(note: this idea is not mine, I am merely running with it after it was mentioned on a mailing list I am on)
In these weird times where people are very unsure who to trust and even less sure how to feel about the government, the Library Freedom Playbook should exist and doesn’t. We have a few directions where we should be highlighting the important role of libraries.
1. The library is authoritative
2. The library is safe
3. The library is also the government
The last message is tricky. Many if not most public libraries are municipal organizations. The library is for everyone in the good ways that government is supposed to be but increasingly is not. Blind hatred/fear of government can keep people from getting services they deserve. We need a nuanced message here. I am aware this is not simple.
It’s important to get things ranging from EFFs advice which is useful but not always practical for an average person, to stuff like “Hey print this zine and give it to kids!”
Things like Tor are a huge deal for libraries because the libraries can do the work one time but ALL the patrons benefit. Raising awareness for libraries why this is useful is part of it (like Library Freedom Project). Giving talks that outline practical approachable solutions that aren’t overwhelming. Building plug-ins for common software like Chrome, WordPress, Firefox and common ILSes.
I remember when there was some weird post-9/11 concerns about certain publications from govdocs organizations being possibly “dangerous” and tried to recall them and then-head of Boston Public Library Bernie Margolis basically “letter of the law” complied (took them out of govdocs) but “spirit of the law” did not (put them in circulating collections). That highlights what high profile librarian actions can also
do for morale in addition to access, both of which are important parts of this.
I’ve spread myself a little thin. Which is not at all bad but it’s been an interesting few months to try to sort out what goes where. This blog has been going since April of 1999. Since that time I’ve gotten socially active in a number of other places, notably Twitter and Facebook. I usually use that for real-time keeping current, event notifications and back channel discussions with peers. This space has always been for longer-form link sharing and essays as well as a central repository of all of my talks, FAQ and other things. When I’m busy sometimes it’s just a linkdump and I had started a few tentative posts just titled TILT for Today in Librarian Tabs. Then I started thinking they might be better off as a newsletter and so TILT-Y Mail was born. Please feel free to subscribe if you like that sort of thing (by typing your email in the box). You can read past issues and see if it’s your cup of tea. Or if you’re the sort of person who uses the Medium platform, I have a version which is over there. I write one 500-750 word essay a week, on Fridays.
What this means, though, is that this blog space is unclear. It’s sort of for essays, sort of for personal announcements, sort of for events. I didn’t talk much about the Librarian of Congress swearing-in ceremony which was last week, even though that may be the biggest things that’s happened in librarianship in my professional career. Next week is Banned Books Week where I always write something up, our goofy flawed holiday.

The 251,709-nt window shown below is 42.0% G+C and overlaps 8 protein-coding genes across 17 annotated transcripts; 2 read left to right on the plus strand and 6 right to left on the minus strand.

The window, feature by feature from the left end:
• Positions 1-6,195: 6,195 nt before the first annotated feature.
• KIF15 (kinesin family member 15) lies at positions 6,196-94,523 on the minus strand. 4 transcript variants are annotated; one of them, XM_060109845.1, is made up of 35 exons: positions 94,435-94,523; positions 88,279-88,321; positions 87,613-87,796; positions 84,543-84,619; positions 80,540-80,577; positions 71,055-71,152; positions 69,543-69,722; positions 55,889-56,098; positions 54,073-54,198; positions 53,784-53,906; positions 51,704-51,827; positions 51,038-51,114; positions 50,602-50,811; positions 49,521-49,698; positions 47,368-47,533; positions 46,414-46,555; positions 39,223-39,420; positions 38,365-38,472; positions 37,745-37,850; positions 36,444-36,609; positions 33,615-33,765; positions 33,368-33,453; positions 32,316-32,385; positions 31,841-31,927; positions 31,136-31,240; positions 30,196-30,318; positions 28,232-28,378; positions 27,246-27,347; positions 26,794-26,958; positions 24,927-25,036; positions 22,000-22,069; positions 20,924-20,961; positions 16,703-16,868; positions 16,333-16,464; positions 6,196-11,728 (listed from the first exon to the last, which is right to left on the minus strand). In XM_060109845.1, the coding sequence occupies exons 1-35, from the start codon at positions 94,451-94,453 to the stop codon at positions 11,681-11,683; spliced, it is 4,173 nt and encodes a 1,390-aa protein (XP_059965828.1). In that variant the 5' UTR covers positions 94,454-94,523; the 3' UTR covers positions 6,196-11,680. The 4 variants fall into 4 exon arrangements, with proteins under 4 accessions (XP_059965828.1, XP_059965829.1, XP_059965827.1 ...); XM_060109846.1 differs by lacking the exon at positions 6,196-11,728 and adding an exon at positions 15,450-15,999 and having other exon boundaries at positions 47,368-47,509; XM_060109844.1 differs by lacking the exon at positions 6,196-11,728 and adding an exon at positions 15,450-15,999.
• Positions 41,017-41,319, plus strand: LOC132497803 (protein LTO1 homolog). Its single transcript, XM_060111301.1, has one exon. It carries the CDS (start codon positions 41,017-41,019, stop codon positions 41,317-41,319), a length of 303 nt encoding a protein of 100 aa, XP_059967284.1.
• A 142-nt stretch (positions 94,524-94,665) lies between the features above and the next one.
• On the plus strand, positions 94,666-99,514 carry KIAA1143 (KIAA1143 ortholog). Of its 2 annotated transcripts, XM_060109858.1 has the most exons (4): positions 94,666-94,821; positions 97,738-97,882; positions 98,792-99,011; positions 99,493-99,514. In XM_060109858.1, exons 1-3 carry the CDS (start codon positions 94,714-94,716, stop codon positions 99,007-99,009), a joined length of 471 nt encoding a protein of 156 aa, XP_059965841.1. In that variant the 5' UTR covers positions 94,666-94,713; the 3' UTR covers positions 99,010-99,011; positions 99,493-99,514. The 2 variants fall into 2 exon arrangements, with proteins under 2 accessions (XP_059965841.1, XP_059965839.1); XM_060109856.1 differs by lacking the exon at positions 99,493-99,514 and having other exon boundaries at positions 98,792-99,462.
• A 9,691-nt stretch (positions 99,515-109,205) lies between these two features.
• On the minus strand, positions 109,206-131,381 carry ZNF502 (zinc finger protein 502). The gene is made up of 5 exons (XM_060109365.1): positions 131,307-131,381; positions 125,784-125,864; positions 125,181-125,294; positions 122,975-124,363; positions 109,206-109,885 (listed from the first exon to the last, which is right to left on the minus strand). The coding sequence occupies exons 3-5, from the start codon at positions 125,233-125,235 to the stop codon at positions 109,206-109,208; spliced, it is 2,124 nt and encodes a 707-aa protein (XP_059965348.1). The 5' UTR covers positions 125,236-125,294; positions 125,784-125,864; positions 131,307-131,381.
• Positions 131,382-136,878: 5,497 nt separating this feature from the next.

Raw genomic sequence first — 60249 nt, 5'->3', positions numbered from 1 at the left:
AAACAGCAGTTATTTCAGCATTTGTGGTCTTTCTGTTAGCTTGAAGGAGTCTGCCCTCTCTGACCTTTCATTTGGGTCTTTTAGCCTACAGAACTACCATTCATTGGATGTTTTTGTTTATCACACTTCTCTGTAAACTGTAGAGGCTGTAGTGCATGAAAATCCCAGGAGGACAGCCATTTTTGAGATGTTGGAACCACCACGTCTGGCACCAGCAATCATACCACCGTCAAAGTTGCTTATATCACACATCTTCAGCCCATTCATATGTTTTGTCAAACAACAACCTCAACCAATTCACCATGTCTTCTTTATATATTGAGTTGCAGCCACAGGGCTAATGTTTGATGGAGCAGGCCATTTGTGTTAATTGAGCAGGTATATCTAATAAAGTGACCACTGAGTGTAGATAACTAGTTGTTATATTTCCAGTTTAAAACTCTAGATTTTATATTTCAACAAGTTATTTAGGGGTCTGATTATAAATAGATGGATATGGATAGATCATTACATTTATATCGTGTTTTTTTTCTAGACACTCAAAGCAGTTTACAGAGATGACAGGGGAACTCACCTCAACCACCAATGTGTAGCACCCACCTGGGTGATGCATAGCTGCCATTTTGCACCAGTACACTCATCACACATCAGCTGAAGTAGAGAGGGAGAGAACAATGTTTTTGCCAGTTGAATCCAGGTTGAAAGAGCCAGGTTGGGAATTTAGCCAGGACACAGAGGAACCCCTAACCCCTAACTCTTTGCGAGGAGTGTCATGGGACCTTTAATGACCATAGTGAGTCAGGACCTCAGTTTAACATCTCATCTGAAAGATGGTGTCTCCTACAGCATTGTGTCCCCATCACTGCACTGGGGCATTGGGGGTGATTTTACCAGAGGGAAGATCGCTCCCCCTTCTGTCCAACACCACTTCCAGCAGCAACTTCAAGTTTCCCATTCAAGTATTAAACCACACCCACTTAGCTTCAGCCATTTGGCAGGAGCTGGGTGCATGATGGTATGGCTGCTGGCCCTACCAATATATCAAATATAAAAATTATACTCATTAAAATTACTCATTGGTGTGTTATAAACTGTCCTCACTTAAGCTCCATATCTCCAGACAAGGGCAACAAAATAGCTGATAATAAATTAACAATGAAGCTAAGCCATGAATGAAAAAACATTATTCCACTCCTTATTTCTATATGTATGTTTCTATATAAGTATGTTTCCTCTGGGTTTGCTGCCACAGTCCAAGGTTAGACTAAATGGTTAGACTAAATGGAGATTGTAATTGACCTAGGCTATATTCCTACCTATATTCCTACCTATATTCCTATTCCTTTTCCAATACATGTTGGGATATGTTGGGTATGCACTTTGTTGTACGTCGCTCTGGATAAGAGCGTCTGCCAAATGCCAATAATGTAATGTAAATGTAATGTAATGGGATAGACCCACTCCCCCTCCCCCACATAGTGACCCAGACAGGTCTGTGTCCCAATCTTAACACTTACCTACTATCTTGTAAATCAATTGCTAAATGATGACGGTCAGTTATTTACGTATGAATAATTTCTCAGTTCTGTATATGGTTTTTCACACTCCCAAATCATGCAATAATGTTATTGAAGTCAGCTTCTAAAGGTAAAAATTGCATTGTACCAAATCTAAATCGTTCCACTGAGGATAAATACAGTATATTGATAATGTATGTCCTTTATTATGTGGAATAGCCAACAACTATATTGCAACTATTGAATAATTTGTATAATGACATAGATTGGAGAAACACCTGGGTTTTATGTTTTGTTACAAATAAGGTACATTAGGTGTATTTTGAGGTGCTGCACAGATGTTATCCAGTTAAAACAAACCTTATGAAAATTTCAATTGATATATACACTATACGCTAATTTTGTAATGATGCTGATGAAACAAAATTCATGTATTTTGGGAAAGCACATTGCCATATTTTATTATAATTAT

And coming up there is some stuff going on in my professional life.
I like having a newsletter. I like having a blog. I seem to have enough time to (mostly) maintain both but I do spend a lot more time cross-linking between my various streams than I used to. I think my next article for Computers in Libraries magazine will be about newsletters.
[another edited post from a mailing list discussing digitally divided citizens. Some people were reflecting that their elected officials don’t remember being offline. In Vermont we have a different issue]
In Vermont where, at least where I live, our elected officials are themselves digitally divided and so can’t always make good choices for the populations they serve. So issues like:
- What does a good website look like?
- What is a “normal” way to use email?
- What is reasonable to expect people to do technologically in 2016?
Are all determined by people who do not have much of an idea of the normative expectations in the space and who have to make decisions about those things. So to these three points…
- We have Vermont Health Connect debacle, very expensive and costing the state a hundred million dollars. People managing the program didn’t recognize that a website without a LOGIN button was actually not a good website (among other things). I’ve written up my feelings at length here.
- I serve on a town board. We get notifications for dates and times of our meetings in postal mail. We receive all of our documents in postal mail. This is inconvenient and wasteful (in both time and resources) but our town clerk is not that tech savvy and this works for her and the majority of the board. It won’t change until she retires.
Vermont recently changed their Open Meeting laws to tell towns with websites they needed to put notes from government meetings online within a few days of the meeting happening. Some towns opted to take down their website because they felt compliance would be too onerous. And all of these decisions happen at a town by town level.
People without a good understanding of the tech ecosystem are vulnerable to people who want to sell them things and can’t properly evaluate what they are being sold. I spend a lot of time just outlining what “normal” is to people and then getting a lot of aggravated “Well this way has always worked for us, kids today and all their electronic gadgets…!” pushback. So we do need to attack the problem of the digital divide from both (all) sides.